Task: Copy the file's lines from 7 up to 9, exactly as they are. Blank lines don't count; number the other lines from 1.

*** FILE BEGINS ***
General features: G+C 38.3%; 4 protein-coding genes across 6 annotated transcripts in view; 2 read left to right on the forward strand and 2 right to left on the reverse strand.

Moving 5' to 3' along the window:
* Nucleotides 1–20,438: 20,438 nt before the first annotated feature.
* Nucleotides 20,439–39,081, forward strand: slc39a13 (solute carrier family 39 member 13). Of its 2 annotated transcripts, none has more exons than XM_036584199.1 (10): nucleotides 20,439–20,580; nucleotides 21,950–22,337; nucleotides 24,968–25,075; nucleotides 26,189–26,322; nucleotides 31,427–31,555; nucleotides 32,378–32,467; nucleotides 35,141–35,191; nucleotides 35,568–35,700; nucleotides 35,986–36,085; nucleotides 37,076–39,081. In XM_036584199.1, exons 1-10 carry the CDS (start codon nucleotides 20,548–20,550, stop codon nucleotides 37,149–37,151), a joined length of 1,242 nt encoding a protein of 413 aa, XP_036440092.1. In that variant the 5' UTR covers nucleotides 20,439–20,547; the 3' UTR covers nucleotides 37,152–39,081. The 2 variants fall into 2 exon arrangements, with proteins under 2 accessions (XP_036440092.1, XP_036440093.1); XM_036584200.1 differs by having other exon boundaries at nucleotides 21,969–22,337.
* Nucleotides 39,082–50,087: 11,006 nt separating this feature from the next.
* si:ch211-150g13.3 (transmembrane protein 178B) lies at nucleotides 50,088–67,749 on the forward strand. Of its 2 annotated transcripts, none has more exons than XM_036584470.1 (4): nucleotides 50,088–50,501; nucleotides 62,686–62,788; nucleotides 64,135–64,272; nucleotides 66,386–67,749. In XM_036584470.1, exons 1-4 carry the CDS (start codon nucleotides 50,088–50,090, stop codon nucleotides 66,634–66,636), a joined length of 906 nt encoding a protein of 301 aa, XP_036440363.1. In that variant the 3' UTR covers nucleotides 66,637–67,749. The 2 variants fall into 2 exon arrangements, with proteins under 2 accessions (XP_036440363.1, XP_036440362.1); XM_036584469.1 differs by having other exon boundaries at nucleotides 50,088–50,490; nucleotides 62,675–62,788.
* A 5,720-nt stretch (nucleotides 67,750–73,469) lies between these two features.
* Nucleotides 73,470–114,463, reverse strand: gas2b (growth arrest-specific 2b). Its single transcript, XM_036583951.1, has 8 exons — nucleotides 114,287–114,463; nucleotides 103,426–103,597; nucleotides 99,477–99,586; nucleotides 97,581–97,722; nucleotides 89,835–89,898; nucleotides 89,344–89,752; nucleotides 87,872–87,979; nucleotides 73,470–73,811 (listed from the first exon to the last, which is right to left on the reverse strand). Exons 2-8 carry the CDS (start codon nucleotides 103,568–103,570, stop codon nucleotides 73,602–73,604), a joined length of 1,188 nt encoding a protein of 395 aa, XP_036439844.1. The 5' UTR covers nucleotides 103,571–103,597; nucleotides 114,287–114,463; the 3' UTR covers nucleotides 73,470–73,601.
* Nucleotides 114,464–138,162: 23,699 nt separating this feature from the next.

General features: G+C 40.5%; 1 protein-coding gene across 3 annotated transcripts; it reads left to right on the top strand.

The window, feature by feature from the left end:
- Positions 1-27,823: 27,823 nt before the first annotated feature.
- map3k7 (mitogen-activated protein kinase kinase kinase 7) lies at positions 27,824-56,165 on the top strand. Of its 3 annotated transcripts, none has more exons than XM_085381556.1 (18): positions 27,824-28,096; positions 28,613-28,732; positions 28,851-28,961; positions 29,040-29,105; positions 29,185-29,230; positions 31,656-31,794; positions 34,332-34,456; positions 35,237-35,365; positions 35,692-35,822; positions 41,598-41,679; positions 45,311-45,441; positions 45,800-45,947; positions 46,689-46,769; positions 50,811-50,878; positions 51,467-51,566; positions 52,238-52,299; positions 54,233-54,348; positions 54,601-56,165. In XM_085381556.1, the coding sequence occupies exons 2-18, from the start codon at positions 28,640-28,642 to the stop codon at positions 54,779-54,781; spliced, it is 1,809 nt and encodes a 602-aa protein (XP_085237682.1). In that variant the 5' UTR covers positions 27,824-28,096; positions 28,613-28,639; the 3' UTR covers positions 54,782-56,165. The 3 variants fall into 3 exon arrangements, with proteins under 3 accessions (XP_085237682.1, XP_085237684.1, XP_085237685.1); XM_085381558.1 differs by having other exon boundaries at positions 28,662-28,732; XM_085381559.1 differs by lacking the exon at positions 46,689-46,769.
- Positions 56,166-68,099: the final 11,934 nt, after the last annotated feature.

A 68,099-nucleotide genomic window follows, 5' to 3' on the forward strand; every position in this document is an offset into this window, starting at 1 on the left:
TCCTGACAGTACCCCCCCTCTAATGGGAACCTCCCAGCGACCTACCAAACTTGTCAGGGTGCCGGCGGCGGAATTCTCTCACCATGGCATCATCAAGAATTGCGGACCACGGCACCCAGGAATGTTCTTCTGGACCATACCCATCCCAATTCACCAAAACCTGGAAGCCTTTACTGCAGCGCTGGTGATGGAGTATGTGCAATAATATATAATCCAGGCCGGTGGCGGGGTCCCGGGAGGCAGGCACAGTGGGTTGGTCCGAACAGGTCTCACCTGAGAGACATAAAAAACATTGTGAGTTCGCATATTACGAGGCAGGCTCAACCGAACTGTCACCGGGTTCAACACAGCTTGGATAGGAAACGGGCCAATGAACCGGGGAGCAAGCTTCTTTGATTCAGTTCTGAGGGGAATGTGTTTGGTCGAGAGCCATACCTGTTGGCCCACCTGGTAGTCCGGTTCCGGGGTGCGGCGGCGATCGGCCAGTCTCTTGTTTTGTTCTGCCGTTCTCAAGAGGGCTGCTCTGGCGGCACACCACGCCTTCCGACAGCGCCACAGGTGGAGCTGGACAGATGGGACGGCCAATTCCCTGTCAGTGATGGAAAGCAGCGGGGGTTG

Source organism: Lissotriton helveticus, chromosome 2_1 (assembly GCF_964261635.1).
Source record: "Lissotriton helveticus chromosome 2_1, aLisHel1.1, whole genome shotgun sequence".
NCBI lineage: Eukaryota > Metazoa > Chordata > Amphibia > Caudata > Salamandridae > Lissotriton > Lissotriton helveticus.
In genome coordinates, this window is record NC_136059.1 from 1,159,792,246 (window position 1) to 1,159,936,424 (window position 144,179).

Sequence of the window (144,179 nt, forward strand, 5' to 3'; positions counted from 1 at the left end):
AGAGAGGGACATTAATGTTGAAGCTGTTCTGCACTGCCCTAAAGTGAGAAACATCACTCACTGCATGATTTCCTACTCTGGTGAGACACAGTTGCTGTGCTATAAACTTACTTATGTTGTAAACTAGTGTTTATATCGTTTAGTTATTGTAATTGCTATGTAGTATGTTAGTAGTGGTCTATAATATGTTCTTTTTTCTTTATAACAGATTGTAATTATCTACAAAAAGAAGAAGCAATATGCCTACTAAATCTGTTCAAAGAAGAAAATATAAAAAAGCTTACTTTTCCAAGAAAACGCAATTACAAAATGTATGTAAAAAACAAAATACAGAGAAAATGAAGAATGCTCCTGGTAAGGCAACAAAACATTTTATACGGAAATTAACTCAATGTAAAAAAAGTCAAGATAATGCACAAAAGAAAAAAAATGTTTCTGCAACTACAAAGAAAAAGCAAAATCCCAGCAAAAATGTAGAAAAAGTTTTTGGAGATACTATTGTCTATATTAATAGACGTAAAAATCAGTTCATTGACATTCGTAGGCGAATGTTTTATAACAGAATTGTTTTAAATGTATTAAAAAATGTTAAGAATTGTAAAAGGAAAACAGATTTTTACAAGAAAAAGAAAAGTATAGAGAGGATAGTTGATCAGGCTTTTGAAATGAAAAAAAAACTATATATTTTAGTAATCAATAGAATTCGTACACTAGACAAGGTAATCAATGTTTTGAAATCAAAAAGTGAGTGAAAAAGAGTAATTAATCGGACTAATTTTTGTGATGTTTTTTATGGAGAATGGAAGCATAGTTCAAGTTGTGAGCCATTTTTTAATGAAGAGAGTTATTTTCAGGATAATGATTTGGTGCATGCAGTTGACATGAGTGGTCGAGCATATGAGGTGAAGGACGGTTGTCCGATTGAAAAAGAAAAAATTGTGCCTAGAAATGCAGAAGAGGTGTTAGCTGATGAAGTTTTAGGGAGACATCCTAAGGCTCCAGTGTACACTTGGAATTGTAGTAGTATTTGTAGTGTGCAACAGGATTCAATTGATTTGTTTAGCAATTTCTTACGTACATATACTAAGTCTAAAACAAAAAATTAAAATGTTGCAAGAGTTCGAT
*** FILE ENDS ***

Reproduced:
* A 5,720-nt stretch (nucleotides 67,750–73,469) lies between these two features.
* Nucleotides 73,470–114,463, reverse strand: gas2b (growth arrest-specific 2b). Its single transcript, XM_036583951.1, has 8 exons — nucleotides 114,287–114,463; nucleotides 103,426–103,597; nucleotides 99,477–99,586; nucleotides 97,581–97,722; nucleotides 89,835–89,898; nucleotides 89,344–89,752; nucleotides 87,872–87,979; nucleotides 73,470–73,811 (listed from the first exon to the last, which is right to left on the reverse strand). Exons 2-8 carry the CDS (start codon nucleotides 103,568–103,570, stop codon nucleotides 73,602–73,604), a joined length of 1,188 nt encoding a protein of 395 aa, XP_036439844.1. The 5' UTR covers nucleotides 103,571–103,597; nucleotides 114,287–114,463; the 3' UTR covers nucleotides 73,470–73,601.
* Nucleotides 114,464–138,162: 23,699 nt separating this feature from the next.